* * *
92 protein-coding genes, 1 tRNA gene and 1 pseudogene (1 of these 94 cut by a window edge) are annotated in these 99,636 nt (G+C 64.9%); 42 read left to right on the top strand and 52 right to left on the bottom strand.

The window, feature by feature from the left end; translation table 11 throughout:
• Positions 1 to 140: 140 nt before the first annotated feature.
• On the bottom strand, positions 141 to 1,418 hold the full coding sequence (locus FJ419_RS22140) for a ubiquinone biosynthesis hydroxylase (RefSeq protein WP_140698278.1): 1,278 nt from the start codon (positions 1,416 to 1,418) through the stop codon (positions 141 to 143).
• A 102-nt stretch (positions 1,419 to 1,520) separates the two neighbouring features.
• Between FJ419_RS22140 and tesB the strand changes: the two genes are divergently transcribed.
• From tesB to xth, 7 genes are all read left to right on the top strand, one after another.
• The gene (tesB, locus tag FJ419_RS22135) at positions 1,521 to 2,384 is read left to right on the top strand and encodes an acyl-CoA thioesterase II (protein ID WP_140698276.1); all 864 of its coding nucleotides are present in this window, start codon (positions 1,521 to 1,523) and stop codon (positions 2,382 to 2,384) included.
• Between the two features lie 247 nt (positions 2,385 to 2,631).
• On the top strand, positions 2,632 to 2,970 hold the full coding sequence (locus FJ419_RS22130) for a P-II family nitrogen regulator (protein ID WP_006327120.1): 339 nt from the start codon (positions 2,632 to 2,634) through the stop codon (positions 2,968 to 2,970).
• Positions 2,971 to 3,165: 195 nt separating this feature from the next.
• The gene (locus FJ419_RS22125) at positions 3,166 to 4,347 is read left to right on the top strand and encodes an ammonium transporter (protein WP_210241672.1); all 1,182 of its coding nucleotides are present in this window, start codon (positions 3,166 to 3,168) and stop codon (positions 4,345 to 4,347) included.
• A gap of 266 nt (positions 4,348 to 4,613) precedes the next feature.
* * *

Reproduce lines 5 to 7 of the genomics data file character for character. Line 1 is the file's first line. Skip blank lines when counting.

• A 102-nt stretch (positions 1,419 to 1,520) separates the two neighbouring features.
• Between FJ419_RS22140 and tesB the strand changes: the two genes are divergently transcribed.
• From tesB to xth, 7 genes are all read left to right on the top strand, one after another.